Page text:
Referring now to FIG. 13, particle inlet 2024 has an annular counterbore 2045 which can receive, e.g., an O-ring seal to prevent particle leakage during operation of powder jet pump 2020 if connected to a particle feed device (e.g., a screw feeder or gravity hopper). Nozzle throat 2040 has a nozzle throat inner wall 2046. Jet passages 2052 are helically configured such that a portion of each jet passage 2052 adjacent to its respective outlet opening 2036 is disposed at an angle of 1 to 10 degrees relative to the nozzle throat inner wall 2046. In this embodiment, the gas stream causes a vortex to form in the nozzle throat, thereby reducing recirculating flow in the gas stream emerging from nozzle. While the above geometry is preferred, other angles of the jet passages relative to the nozzle throat inner wall may also be used.

Nozzle throat 2040 has an inner diameter 2041, and nozzle 2042 has a maximum inner diameter 2043 (see FIGS. 13 and 14). In some embodiments, the ratio of the inner diameter 2041 to the maximum inner diameter 2043 is in the range of 1:1 to 1:20, preferably 1:2 to 1:10, and more preferably 1:4 to 1:7. Preferably, the nozzle throat has a minimum inner diameter 2041 in the range of 0.03 inch (0.76 mm) to 0.11 inch (2.79 mm), although this is not a requirement.

While the powder jet pump can be made from assembled parts, in preferred embodiments, the powder jet pump is unitary (i.e., a single part). This may be accomplished by a rapid prototyping method such as, for example, fused deposition modeling or stereolithography.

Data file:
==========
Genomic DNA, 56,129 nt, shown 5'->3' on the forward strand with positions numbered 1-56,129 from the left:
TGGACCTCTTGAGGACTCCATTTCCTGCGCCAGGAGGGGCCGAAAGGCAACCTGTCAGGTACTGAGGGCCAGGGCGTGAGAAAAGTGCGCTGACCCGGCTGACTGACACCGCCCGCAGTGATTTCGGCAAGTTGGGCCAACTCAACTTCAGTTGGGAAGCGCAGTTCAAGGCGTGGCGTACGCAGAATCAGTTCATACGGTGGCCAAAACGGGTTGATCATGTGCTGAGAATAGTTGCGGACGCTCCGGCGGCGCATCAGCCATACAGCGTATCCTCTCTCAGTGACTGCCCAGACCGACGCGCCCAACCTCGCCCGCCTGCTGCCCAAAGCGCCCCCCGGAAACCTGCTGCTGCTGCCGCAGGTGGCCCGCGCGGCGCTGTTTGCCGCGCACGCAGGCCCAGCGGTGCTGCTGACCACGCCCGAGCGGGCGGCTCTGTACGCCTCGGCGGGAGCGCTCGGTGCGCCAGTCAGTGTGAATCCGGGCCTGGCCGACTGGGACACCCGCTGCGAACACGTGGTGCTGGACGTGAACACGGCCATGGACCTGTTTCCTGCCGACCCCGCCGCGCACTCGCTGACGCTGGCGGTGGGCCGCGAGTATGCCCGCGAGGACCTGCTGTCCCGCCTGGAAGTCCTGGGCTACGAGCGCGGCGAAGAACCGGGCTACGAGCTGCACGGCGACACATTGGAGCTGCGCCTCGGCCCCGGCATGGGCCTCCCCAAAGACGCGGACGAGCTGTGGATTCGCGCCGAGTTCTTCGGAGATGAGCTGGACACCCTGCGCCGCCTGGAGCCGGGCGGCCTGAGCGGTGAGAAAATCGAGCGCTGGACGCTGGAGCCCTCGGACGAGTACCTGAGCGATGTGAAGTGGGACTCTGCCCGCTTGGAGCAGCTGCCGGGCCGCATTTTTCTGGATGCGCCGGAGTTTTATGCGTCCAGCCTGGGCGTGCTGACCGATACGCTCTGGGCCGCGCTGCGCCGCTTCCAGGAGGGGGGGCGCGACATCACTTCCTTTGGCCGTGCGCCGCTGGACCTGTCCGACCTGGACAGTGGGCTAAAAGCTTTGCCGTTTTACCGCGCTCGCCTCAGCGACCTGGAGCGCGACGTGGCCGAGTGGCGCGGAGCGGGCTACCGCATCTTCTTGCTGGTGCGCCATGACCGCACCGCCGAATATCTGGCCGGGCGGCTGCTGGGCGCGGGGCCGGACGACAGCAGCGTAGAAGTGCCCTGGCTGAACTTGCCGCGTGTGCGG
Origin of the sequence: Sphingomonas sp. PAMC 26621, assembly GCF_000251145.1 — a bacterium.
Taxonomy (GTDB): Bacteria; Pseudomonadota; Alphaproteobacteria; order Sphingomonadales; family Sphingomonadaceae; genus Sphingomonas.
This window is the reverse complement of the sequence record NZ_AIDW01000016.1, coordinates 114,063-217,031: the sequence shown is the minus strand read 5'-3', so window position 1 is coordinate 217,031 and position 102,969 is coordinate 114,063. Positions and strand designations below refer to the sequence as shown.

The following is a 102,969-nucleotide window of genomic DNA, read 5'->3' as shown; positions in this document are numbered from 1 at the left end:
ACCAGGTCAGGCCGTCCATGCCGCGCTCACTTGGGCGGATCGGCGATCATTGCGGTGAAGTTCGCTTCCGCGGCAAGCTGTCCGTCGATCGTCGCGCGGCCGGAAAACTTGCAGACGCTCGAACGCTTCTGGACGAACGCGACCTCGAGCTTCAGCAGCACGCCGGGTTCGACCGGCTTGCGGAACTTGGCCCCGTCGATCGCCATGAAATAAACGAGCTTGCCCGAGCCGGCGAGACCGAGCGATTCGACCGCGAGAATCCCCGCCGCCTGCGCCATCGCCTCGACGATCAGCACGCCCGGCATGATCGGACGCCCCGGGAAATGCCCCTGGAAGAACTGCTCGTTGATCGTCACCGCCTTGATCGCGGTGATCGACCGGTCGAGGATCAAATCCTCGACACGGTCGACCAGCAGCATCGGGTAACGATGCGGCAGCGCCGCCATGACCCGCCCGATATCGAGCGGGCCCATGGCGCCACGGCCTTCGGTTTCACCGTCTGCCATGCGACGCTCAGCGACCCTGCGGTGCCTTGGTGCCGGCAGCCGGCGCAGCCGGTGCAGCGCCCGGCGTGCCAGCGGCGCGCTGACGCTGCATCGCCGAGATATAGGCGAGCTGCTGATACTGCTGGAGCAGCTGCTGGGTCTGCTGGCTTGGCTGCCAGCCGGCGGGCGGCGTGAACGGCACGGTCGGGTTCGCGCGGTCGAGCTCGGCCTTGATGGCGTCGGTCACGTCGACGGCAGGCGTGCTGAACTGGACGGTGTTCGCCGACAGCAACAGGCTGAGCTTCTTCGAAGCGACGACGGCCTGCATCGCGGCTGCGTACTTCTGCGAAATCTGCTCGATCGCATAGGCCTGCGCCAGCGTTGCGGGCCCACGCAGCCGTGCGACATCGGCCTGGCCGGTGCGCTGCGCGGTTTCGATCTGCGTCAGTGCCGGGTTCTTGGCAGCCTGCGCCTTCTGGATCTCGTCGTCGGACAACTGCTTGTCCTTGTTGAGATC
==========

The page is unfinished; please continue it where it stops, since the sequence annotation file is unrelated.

The various components of the powder jet pump may be made of any suitable material(s), including, for example, metal, plastic (including engineering plastics such as high density polyethylene, polycarbonate, polyimide, polyether ether ketone, polyether ketone), glass, and fiber reinforced composites, (e.g., fiberglass, carbon fiber composites), and combinations thereof.

Useful substrates are typically suppled in roll form, and may comprises any substantially 2-dimensional web material. Examples include papers (e.g., cellulosic or synthetic fiber-based), polymer films, metal foils, nonwoven fiber webs (e.g., meltspun nonwovens), coated versions thereof, and combinations thereof.

Suitable powders include powders comprising graphite, clays, hexagonal boron nitride, pigments, inorganic oxides (e.g., alumina, calcia, silica, ceria, zinc oxide, or titania), metal(s), organic polymeric particles (e.g., polytetrafluoroethylene, polyvinylidene difluoride), dry biological powders (e.g., spores, bacteria). Graphite powders are particularly preferred. Preferably, the powder comprises mainly unagglomerated/deagglomerated constituent particles when dispensed from the powder coating die.